By Lauren Woodard
This is a common response when someone says they have taken up mounted archery. And really “How cool IS that?”
There is something in us that just loves the immediate picture that pops into our mind of a galloping horse, reins flying freely and the rider poised and balanced, sideways with their beautiful bow as they draw the arrow back and let it fly.
So, maybe YOU want to take up mounted archery. There’s great news. If you already have a generally, somewhat normally trained horse and are a decent rider, it’s not very expensive to get the basic equipment and begin your mounted archery journey. Of course, like every sport and endeavor, there are different levels of ability and skill and the equipment.
Even better news, the exercises and practice, if approached appropriately, will make you a much better rider and you’ll have a much better trained horse.
Certainly there are those out there, as there are in any sport, who don’t really aspire to get better and think they can do as little as possible and still get good results, but of course, they’re mistaken. All the parts have to come together to really be successful. And those parts are horsemanship skills along with shooting skills. No matter how skilled you may get with your bow and arrows, if your horse is bolting out of control and running off track, it’s unlikely you’re going to be hitting your targets.
People did this thousands of years ago, surely you can do it. Mounted archery groups are popping up all over as the sport is in a big growth spurt and there are competitions all over the globe.
Right now, to help you figure out how to go about your own practice, let’s look at reverse engineering it.
Canter, lope or gallop – whatever you want to call it – down a 90-meter track, trail, line, shooting at 1-5 targets depending on the specific challenge. You only start at the top if you’re digging a hole, so we’re going to the beginning, not starting at the goal. Right?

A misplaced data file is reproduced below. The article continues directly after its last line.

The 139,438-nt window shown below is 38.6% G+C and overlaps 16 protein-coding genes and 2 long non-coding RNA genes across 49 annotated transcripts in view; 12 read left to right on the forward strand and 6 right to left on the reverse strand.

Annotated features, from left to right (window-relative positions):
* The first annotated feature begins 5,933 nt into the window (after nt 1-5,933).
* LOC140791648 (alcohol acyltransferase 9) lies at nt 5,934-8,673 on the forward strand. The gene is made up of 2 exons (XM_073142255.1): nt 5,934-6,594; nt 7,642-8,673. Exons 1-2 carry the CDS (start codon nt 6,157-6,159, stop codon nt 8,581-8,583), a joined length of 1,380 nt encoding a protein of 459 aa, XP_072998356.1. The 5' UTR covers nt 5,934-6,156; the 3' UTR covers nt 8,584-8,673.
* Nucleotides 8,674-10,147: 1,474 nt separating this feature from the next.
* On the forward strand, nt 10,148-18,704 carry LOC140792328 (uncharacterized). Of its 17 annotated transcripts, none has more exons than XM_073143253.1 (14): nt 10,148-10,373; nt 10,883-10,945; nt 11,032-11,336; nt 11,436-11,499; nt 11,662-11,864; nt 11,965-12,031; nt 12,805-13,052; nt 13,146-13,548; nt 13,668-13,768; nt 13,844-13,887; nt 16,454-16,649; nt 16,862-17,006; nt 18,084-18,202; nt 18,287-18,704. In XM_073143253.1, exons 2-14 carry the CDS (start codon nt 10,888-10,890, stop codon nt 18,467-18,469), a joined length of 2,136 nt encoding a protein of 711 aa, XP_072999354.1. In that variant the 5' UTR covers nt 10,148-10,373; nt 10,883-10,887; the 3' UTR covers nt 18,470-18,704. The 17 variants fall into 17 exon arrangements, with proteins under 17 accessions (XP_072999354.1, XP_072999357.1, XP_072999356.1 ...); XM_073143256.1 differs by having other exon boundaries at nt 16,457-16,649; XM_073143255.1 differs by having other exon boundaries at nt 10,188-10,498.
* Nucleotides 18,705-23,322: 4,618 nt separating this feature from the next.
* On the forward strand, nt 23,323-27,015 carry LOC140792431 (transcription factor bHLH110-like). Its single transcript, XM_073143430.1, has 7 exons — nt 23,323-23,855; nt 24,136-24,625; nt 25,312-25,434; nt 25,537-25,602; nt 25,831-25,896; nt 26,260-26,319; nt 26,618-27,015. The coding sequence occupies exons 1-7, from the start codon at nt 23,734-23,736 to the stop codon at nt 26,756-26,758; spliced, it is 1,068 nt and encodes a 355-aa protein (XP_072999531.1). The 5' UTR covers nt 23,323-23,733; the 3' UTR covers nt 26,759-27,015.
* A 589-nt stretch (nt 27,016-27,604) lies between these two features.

You can acquire a bow, some arrows, a couple of minor items like quivers, hand protection and a couple of targets for a few hundred dollars. Mounted archery uses the simplest of recurve bows. No compound anything, no arrow rests, sights or such. Just the bow and the string, arrows, target.
It’s a good idea to contact one of the MA3 folks so you can get their input on the best bow and arrows for you. There are some specifics related to your body type and size such as bow length and how many pounds of pull you’ll be comfortable with. The trainers can tell you how to measure your size for the correct arrow length and what kind of field tips you need, feather length, decide if you want three feathers or four and why and the appropriate nocks (the part that snaps onto your string) for the ends of your arrows.
MOUNTED ARCHERY TECHNIQUES are a bit different than standing styles. The movement and speed of the horse, the placement of the arrow (which side of the bow), the arm position and the fingers or thumb used for the arrow hold and pull can be different. It’s much easier to find out how to do it in the first place before you learn and practice a way that isn’t appropriate to mounted archery. There are variations and styles that different instructors teach that will dictate how you choose and what feels right or works best for you at this stage.